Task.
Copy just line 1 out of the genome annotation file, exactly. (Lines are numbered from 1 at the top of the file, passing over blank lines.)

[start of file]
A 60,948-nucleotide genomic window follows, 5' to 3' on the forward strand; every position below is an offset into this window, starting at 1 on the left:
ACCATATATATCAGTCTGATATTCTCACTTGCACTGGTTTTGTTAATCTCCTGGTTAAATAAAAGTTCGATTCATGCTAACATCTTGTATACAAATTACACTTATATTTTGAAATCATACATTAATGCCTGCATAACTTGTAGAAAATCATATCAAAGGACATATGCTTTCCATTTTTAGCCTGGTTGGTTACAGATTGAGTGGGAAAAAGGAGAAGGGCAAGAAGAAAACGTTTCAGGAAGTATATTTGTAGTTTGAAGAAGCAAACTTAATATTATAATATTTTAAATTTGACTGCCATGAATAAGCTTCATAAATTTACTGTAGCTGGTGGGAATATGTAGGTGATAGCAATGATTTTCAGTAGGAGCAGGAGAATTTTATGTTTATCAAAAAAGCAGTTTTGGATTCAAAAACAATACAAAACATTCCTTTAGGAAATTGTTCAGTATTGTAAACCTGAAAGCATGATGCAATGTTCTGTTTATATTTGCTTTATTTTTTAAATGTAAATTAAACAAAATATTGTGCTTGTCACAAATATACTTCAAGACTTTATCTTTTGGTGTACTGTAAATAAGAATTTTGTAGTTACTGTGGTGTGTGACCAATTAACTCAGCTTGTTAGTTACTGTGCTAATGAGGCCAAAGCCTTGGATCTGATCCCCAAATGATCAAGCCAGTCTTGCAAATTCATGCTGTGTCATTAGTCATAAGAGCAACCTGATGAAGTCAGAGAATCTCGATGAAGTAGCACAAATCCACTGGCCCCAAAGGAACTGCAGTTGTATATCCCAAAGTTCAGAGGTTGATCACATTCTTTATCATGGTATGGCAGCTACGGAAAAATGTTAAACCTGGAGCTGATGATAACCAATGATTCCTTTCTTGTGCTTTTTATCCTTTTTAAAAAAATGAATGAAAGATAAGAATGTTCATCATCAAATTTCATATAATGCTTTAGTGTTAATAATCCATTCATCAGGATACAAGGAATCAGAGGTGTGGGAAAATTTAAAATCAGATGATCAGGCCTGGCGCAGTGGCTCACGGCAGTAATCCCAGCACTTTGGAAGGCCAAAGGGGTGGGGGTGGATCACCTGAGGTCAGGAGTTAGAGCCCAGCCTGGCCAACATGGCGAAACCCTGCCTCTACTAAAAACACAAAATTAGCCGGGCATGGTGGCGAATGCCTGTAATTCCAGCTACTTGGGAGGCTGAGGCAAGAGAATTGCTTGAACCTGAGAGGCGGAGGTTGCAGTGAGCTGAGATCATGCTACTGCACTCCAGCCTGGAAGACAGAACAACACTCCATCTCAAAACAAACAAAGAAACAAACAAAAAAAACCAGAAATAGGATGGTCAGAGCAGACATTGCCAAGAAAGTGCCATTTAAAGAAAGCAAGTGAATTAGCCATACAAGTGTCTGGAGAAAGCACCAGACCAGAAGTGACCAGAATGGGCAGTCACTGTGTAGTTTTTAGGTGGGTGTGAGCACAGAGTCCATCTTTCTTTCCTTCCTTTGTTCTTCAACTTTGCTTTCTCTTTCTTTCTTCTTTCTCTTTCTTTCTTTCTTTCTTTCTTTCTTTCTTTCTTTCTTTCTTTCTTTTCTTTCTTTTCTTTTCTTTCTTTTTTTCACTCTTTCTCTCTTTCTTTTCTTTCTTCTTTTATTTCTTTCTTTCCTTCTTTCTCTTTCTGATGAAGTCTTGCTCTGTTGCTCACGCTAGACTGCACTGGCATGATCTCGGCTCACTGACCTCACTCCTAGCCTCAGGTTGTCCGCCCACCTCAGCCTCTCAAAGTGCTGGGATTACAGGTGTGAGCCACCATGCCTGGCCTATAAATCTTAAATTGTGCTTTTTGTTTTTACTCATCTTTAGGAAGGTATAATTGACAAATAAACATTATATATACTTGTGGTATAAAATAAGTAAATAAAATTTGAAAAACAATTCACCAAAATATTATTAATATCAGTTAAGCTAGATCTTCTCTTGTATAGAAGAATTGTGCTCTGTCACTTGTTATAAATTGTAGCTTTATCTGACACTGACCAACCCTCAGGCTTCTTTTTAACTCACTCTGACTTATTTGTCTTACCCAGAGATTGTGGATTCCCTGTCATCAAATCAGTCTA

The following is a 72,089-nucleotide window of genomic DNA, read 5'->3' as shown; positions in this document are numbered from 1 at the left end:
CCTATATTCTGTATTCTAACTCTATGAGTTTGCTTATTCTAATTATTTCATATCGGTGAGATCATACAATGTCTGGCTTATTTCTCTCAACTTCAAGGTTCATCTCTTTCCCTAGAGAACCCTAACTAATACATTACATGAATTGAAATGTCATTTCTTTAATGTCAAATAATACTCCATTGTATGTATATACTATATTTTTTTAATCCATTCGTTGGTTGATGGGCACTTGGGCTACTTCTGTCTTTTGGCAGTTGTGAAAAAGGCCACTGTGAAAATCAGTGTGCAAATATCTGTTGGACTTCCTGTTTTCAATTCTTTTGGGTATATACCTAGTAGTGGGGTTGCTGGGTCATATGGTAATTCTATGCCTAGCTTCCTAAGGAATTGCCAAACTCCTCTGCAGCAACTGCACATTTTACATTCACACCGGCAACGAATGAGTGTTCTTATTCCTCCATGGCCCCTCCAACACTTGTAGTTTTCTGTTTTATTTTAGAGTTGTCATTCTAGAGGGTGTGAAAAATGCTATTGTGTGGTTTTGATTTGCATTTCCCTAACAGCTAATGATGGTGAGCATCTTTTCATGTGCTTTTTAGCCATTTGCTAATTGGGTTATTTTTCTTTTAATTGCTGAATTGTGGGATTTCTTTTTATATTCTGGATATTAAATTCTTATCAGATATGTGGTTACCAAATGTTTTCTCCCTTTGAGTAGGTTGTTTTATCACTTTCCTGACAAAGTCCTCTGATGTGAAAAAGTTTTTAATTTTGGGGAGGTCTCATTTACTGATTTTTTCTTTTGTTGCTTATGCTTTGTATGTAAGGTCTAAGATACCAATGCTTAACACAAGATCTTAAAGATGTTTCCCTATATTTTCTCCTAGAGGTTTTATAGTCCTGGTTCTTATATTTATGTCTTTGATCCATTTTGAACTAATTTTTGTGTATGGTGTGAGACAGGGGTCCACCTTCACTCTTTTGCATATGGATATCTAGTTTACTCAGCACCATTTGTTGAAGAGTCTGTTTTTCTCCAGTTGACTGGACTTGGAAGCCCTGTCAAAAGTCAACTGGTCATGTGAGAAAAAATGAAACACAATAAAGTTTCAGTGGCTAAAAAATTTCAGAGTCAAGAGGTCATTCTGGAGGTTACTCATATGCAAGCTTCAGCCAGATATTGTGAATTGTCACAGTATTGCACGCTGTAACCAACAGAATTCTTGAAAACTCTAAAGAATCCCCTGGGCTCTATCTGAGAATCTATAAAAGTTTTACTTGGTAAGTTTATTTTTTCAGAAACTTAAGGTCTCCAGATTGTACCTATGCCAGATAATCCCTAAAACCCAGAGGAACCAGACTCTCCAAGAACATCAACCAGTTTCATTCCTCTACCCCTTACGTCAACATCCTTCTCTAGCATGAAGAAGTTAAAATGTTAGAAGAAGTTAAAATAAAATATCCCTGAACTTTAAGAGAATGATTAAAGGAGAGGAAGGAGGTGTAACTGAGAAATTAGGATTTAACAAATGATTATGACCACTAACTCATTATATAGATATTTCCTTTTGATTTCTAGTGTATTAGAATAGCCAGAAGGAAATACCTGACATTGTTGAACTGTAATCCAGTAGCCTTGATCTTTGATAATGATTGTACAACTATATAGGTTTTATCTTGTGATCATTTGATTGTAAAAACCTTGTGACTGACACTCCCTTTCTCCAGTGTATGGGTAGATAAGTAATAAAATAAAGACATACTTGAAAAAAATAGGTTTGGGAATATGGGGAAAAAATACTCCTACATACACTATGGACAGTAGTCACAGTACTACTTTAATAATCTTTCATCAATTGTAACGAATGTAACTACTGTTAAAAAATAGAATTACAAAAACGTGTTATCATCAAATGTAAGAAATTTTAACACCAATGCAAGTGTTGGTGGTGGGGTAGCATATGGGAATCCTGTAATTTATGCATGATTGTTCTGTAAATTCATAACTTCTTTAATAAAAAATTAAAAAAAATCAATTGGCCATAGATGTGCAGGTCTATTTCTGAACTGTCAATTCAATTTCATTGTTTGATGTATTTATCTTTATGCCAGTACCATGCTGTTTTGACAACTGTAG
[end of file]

A 60,948-nucleotide genomic window follows, 5' to 3' on the forward strand; every position below is an offset into this window, starting at 1 on the left: